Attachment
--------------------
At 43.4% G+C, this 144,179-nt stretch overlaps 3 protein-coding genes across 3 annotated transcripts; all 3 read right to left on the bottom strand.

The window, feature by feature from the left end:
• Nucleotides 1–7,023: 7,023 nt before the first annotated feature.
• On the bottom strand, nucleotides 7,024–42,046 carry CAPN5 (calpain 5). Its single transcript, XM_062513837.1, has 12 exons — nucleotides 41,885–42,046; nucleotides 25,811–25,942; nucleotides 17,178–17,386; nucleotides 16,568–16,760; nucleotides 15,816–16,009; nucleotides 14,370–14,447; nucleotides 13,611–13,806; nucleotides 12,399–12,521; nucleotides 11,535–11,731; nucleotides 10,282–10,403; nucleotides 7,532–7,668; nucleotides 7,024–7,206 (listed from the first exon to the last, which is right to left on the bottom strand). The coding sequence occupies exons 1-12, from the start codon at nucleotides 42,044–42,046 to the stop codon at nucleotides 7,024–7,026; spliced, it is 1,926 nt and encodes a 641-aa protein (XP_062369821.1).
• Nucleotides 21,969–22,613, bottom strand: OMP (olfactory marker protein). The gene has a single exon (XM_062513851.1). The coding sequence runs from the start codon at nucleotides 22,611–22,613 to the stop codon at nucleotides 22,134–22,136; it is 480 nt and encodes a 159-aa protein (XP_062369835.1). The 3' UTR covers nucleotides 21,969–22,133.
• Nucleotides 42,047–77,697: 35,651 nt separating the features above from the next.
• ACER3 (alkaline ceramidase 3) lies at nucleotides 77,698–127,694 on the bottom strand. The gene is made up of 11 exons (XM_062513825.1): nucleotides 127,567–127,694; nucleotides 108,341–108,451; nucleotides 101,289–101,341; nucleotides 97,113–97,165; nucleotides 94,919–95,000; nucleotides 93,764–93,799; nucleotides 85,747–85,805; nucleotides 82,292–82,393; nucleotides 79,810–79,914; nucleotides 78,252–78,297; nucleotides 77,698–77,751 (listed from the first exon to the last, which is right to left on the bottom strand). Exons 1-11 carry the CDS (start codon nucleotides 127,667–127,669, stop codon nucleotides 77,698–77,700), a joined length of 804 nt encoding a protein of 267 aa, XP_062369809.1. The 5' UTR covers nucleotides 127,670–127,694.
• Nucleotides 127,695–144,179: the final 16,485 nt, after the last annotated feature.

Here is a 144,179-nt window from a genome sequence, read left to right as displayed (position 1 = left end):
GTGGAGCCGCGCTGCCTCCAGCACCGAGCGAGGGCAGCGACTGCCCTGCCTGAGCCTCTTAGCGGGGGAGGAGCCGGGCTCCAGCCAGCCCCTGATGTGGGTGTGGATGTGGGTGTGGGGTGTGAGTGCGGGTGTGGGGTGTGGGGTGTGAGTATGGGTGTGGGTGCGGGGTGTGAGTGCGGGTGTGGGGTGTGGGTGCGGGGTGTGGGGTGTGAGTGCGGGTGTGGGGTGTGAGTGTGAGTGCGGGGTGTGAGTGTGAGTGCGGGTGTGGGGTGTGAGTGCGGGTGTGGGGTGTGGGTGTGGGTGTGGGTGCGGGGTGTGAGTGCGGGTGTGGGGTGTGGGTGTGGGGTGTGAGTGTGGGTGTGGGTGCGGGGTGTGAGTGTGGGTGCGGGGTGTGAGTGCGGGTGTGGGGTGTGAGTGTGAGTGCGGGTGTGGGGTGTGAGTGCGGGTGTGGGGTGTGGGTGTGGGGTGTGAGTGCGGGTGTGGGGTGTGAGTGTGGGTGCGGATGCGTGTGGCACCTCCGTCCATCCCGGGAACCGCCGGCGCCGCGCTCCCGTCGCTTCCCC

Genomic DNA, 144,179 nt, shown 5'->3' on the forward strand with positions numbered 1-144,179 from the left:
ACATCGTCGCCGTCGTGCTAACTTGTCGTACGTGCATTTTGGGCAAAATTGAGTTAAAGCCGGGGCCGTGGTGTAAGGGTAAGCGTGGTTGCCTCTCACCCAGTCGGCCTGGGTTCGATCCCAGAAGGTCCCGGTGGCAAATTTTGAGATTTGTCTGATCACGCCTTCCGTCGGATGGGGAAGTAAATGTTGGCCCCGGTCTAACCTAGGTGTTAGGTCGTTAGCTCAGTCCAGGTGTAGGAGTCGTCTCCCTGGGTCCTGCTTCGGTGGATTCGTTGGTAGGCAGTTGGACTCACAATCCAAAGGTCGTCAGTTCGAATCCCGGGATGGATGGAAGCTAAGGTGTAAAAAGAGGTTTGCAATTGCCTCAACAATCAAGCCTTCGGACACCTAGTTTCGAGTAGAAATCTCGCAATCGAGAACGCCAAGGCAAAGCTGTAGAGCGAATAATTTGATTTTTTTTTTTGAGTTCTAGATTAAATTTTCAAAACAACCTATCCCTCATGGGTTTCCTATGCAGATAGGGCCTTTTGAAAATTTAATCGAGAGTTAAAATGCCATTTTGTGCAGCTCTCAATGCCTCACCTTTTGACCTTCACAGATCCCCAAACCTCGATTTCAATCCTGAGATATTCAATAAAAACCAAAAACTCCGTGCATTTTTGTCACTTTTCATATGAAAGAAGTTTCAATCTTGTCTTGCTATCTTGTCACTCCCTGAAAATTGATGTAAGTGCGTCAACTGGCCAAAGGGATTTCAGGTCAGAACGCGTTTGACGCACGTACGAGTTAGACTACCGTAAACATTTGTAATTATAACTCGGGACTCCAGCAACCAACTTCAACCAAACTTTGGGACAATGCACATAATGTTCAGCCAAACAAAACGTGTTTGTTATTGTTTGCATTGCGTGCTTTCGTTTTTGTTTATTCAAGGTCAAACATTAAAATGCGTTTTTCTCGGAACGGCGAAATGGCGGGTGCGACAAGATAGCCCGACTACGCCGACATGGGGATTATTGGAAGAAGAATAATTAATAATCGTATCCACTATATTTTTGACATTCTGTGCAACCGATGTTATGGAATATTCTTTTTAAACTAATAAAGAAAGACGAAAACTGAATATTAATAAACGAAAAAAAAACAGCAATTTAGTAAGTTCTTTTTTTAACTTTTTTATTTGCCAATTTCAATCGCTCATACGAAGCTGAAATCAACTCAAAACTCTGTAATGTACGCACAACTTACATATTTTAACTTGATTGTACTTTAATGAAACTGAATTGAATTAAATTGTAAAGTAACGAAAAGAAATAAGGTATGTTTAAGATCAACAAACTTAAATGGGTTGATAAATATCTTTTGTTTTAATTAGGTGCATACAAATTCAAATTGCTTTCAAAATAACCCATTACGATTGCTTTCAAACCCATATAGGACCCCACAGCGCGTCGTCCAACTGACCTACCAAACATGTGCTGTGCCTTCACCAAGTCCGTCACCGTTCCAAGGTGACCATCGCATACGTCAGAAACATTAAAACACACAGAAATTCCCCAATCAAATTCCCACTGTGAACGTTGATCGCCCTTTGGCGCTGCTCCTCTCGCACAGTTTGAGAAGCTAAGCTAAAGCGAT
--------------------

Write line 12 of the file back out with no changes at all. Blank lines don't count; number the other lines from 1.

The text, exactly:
ACATCGTCGCCGTCGTGCTAACTTGTCGTACGTGCATTTTGGGCAAAATTGAGTTAAAGCCGGGGCCGTGGTGTAAGGGTAAGCGTGGTTGCCTCTCACCCAGTCGGCCTGGGTTCGATCCCAGAAGGTCCCGGTGGCAAATTTTGAGATTTGTCTGATCACGCCTTCCGTCGGATGGGGAAGTAAATGTTGGCCCCGGTCTAACCTAGGTGTTAGGTCGTTAGCTCAGTCCAGGTGTAGGAGTCGTCTCCCTGGGTCCTGCTTCGGTGGATTCGTTGGTAGGCAGTTGGACTCACAATCCAAAGGTCGTCAGTTCGAATCCCGGGATGGATGGAAGCTAAGGTGTAAAAAGAGGTTTGCAATTGCCTCAACAATCAAGCCTTCGGACACCTAGTTTCGAGTAGAAATCTCGCAATCGAGAACGCCAAGGCAAAGCTGTAGAGCGAATAATTTGATTTTTTTTTTTGAGTTCTAGATTAAATTTTCAAAACAACCTATCCCTCATGGGTTTCCTATGCAGATAGGGCCTTTTGAAAATTTAATCGAGAGTTAAAATGCCATTTTGTGCAGCTCTCAATGCCTCACCTTTTGACCTTCACAGATCCCCAAACCTCGATTTCAATCCTGAGATATTCAATAAAAACCAAAAACTCCGTGCATTTTTGTCACTTTTCATATGAAAGAAGTTTCAATCTTGTCTTGCTATCTTGTCACTCCCTGAAAATTGATGTAAGTGCGTCAACTGGCCAAAGGGATTTCAGGTCAGAACGCGTTTGACGCACGTACGAGTTAGACTACCGTAAACATTTGTAATTATAACTCGGGACTCCAGCAACCAACTTCAACCAAACTTTGGGACAATGCACATAATGTTCAGCCAAACAAAACGTGTTTGTTATTGTTTGCATTGCGTGCTTTCGTTTTTGTTTATTCAAGGTCAAACATTAAAATGCGTTTTTCTCGGAACGGCGAAATGGCGGGTGCGACAAGATAGCCCGACTACGCCGACATGGGGATTATTGGAAGAAGAATAATTAATAATCGTATCCACTATATTTTTGACATTCTGTGCAACCGATGTTATGGAATATTCTTTTTAAACTAATAAAGAAAGACGAAAACTGAATATTAATAAACGAAAAAAAAACAGCAATTTAGTAAGTTCTTTTTTTAACTTTTTTATTTGCCAATTTCAATCGCTCATACGAAGCTGAAATCAACTCAAAACTCTGTAATGTACGCACAACTTACATATTTTAACTTGATTGTACTTTAATGAAACTGAATTGAATTAAATTGTAAAGTAACGAAAAGAAATAAGGTATGTTTAAGATCAACAAACTTAAATGGGTTGATAAATATCTTTTGTTTTAATTAGGTGCATACAAATTCAAATTGCTTTCAAAATAACCCATTACGATTGCTTTCAAACCCATATAGGACCCCACAGCGCGTCGTCCAACTGACCTACCAAACATGTGCTGTGCCTTCACCAAGTCCGTCACCGTTCCAAGGTGACCATCGCATACGTCAGAAACATTAAAACACACAGAAATTCCCCAATCAAATTCCCACTGTGAACGTTGATCGCCCTTTGGCGCTGCTCCTCTCGCACAGTTTGAGAAGCTAAGCTAAAGCGAT